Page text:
I guess that you can't really plan for this failure then; it seems like there are issues from a whole host of manufacturers on this one. I imagine that quality of environment is the major factor in all of this.
I've concluded that whilst LCD probably offers a better quality image, (lower contrast levels but no rainbow effect) it suffers from a higher chance than DLP of being damaged by a dusty environment. Apparently newer LCD based projectors are more dust resistant than the older types, although the proof of this pudding is 3 years down the line.
I've had a quote for some Sanyo PLC-XE32's, @ £349 each with a 3 year lamp and hardware warranty, next day swap out on site service. These are XGA LCD Projectors with built in alarms, 'becta' orange with no controls on the projector, and they match the throw distance on the old ones. Unless anyone has a better suggestion, I think I'm going to go with them. Less than or equal to £116 per annum is a reasonable amount to budget per IWB installation.
Thanks for all your thoughts on this one so far!
@ John: Interesting about the LP100 & LP200 there, cheers. I Wonder why they've started buying stuff in? Saying this, I heard recently that NEC had shut down their Desktop PC division so perhaps they're scaling back in other areas also. Financial climate hasn't been kind to the .jp companies I guess.
I think that was part of it, the display devision should hold though. My source of the info is a local AV specialist I've known for years who has a good relationship with NEC, Sanyo and Hitachi so they are good people and part of it was down to cost, NEC won't cut corners on there kit but the 100 and 200 were designed to be budget, NEC kit couldn't cut the mustard in terms of pricing so they bought in for them to fill the gap of el-cheapo units. When you feel them they are just not the quality product you expect from NEC and lack the NEC feel as it were.
Originally Posted by Joe_Pineapples
What should the lenses/mirrors be cleaned with? Isopropyl?
I've worked with a vast array of different projectors in my time in schools, probably every major make there is. I've concluded the following.
It doesn't matter how much you clean the projector and maintain it, it will fail eventually one way or another, and probably within a 5 year period. Schools are very dusty dirty environments, and the equipment is never looked after as well by its users as it might be in other places. It will get left on, it will be turned off without cooling down properly, and probably be in a much hotter environment that it was designed for.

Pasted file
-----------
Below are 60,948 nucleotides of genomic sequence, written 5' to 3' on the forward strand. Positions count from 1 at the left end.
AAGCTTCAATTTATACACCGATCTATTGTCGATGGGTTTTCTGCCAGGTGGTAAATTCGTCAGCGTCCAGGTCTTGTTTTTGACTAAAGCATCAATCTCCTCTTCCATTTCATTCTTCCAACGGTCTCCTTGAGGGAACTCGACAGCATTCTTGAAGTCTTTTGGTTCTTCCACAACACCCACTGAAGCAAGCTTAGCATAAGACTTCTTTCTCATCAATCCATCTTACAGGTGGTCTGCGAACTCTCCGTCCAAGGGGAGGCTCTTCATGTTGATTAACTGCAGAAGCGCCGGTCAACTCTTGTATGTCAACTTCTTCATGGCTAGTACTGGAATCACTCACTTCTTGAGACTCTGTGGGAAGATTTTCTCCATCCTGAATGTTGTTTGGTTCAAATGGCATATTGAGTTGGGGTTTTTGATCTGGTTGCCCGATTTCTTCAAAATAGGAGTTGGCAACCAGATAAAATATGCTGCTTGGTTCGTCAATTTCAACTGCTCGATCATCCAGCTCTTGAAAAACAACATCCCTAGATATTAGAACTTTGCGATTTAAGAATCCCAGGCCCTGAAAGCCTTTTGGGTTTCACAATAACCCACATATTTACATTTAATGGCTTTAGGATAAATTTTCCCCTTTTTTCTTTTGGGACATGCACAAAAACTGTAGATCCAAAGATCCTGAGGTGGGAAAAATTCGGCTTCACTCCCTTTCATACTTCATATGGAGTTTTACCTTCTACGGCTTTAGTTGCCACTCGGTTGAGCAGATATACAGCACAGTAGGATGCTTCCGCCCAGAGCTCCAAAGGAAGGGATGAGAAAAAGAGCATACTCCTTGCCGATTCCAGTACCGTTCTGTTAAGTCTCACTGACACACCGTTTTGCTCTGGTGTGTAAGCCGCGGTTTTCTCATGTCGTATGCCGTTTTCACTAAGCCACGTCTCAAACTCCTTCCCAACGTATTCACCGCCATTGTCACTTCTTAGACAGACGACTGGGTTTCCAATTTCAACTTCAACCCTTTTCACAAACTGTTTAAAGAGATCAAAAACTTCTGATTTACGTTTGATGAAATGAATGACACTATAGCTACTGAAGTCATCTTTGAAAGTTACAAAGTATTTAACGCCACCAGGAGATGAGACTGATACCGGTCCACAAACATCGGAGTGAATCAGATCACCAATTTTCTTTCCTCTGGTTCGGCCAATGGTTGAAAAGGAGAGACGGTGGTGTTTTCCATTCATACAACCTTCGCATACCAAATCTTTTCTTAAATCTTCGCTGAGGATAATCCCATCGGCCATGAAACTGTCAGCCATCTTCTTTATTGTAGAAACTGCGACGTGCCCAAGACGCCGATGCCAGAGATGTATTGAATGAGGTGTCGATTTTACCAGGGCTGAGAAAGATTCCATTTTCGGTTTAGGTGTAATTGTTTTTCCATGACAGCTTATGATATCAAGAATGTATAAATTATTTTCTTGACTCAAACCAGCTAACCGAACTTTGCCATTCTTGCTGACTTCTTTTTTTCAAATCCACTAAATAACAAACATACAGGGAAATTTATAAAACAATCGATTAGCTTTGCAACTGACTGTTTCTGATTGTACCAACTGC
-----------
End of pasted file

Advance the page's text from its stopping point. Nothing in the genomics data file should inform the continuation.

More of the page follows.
DLP projectors are very poor for colour reproduction, but offer excellent resilience so are a good choice for very dirty areas such as DT labs, but a poor choice for subjects like art which need good colour reproduction. DLP projectors are generally dimmer than their LCD counterparts, but tend to run quieter in my experience.
There no doubt about it, the technology has moved on massively in 4-5 years. We had a lot of 4 year old units at my last school, which were always over heating, cutting out for no apparent reason, took an absolute age to cool down or initialise when you powered them up and didn't support resolutions past 800x600. They were very expensive in their day. Even a very cheap projector brought brand new today offers a better image than they did.
As for differences between manufacturers, like everything there will be good models and bad models with each manufacturer. The key is getting one with a good warranty that covers you for these sorts of failures. Definitely get a swap out or on site warranty, that way you don't have to send things for repair. The only one I can comment on is Epson, as it's the only brand I've ever had to claim for under warranty for a projector. They sent an engineer the next day with a brand new projector and swapped it no questions asked. He didn't even turn it on and look at it, just swapped it - can't do better than that.
I would budget to replace projectors every 5 years roughly, you don't necessarily have to tear down all of them and replace them, but just make sure the money is in the budget. I've never seen a projector work for significantly longer than this if it's used regularly.